|Appears in Collections:||Psychology Journal Articles|
|Peer Review Status:||Refereed|
|Title:||Themata in science and in common sense|
a thematic concept
a methodological (oran epistemological) thema
the Self and Other(s)
|Citation:||Markova I (2017) Themata in science and in common sense. Kairos: Journal of Philosophy and Science, 19 (1), pp. 68-92. https://doi.org/10.1515/kjps-2017-0004.|
|Abstract:||Human thinking is heterogeneous, and among its different forms, thinking in dyadic oppositions is associated with the concept of themata. Gerald Holton characterises themata as elements that lie beneath the structure and development of physical theories as well as of non-scientific thinking. Themata have different uses, such as a thematic concept, or a thematic component of the concept; a methodological (or epistemological) thema; and a propositional thema. Serge Moscovici has placed the concept of themata in the heart of his theory of social representations which is based on ‘natural thinking’ and on forms of daily knowing, including common sense. In this article I shall explore some features of thematic concepts and of methodological themata in scientific theories and in common sense. More specifically, I shall refer to the significance of the methodological (or epistemological) thema the Self and Other(s) in common-sense thinking and in social practices.|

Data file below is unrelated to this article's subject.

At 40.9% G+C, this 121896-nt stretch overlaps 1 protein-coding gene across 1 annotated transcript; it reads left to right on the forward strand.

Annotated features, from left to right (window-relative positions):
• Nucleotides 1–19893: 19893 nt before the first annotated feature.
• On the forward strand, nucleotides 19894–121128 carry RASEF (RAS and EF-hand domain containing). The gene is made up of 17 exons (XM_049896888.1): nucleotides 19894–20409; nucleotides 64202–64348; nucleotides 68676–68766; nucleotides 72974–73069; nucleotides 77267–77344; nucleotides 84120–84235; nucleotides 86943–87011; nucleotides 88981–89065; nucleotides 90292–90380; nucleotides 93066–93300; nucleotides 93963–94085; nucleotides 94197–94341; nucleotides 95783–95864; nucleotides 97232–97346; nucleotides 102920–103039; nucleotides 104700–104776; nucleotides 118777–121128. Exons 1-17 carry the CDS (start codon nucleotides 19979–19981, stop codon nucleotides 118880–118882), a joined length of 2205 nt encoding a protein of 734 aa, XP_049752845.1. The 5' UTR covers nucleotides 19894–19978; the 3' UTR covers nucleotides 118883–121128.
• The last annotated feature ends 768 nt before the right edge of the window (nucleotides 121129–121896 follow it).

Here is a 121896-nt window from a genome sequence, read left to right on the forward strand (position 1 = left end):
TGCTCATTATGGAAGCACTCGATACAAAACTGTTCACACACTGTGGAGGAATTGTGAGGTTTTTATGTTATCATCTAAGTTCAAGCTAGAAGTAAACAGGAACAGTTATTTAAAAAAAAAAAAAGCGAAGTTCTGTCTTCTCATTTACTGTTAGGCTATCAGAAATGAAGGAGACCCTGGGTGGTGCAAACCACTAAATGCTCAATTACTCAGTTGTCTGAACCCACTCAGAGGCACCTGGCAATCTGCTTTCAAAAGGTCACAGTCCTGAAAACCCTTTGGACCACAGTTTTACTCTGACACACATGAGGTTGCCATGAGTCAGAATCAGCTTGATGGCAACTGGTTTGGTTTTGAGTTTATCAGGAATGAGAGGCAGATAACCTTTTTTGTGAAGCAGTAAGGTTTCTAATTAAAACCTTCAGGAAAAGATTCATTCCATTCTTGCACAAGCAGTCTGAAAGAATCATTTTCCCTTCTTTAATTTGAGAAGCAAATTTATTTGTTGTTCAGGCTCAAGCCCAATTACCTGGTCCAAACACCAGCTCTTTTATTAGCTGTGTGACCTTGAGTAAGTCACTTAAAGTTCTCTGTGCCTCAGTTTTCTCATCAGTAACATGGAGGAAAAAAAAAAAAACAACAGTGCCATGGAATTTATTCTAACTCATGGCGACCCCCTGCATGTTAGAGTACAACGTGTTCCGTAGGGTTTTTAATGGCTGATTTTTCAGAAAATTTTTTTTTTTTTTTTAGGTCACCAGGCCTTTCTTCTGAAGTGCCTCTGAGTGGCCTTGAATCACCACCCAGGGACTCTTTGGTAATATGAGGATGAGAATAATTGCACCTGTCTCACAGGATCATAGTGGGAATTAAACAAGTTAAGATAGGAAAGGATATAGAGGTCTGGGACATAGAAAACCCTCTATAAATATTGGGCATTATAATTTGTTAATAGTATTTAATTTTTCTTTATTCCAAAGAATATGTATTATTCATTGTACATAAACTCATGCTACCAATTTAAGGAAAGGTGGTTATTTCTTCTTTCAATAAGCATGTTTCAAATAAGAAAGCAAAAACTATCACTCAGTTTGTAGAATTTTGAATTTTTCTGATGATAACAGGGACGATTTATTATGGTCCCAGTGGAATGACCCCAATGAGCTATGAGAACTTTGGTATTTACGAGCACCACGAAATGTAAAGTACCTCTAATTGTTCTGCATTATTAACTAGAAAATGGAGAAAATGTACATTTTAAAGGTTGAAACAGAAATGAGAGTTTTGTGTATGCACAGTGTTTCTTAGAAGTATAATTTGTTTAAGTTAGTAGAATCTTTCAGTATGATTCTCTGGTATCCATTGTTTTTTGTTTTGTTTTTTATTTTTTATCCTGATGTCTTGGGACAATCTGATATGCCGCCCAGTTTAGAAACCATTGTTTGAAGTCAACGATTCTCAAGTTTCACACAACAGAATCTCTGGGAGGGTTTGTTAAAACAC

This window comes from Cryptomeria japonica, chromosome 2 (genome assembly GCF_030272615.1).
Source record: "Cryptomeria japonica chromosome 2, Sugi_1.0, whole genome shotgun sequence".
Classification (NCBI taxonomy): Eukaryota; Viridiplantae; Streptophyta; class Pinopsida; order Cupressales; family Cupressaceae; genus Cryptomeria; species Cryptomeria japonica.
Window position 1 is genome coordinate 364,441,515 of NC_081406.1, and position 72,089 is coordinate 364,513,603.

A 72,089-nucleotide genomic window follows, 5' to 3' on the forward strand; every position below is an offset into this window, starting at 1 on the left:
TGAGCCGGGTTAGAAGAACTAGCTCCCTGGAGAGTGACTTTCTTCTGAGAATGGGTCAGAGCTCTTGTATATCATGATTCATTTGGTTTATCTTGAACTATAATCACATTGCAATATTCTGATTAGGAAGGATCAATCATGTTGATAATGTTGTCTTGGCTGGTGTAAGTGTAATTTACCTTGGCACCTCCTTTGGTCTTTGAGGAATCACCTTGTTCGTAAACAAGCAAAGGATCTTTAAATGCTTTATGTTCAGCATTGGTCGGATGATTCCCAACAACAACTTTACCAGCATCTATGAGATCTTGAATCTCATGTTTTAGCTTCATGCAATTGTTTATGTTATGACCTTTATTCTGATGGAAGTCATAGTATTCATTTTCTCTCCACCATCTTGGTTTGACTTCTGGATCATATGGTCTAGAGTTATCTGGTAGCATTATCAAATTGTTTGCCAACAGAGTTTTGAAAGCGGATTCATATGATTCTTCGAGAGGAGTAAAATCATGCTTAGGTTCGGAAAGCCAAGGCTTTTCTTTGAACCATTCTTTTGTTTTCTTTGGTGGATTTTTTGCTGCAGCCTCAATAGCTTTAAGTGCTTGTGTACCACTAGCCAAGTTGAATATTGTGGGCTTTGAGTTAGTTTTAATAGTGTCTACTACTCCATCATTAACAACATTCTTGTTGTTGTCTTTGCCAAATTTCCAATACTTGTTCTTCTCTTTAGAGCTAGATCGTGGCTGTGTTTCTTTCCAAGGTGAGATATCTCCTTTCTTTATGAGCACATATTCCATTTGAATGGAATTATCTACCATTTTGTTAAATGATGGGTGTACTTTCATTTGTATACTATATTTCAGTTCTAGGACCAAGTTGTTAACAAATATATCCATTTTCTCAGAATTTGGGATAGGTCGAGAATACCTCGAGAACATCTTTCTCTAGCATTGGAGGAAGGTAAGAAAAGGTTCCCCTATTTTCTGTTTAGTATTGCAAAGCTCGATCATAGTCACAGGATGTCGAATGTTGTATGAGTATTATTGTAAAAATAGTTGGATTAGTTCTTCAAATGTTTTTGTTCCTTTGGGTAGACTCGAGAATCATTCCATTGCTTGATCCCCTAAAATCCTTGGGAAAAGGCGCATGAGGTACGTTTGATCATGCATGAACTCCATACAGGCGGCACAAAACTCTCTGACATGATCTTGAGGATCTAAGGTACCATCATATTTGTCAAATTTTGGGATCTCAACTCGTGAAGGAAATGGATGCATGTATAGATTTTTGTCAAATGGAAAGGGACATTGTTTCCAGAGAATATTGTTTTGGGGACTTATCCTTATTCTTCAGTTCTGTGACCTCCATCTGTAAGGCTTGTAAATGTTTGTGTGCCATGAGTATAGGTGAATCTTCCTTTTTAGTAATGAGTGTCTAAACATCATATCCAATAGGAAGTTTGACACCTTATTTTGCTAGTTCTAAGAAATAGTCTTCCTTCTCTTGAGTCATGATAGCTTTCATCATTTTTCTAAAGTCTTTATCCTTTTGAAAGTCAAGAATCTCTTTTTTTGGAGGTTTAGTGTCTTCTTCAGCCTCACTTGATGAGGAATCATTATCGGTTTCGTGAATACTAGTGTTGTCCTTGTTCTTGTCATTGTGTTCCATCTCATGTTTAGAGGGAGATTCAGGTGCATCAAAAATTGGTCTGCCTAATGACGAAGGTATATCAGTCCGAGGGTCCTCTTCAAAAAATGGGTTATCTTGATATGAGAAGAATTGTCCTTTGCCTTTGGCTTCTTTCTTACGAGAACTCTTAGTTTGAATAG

|Rights:||© 2017 Ivana Marková, published by De Gruyter Open. This work is licensed under the Creative Commons Attribution-NonCommercial-NoDerivatives 3.0 License. BY-NC-ND 3.0|
|Themata in science and in common sense.pdf||Fulltext - Published Version||295.53 kB||Adobe PDF||View/Open|
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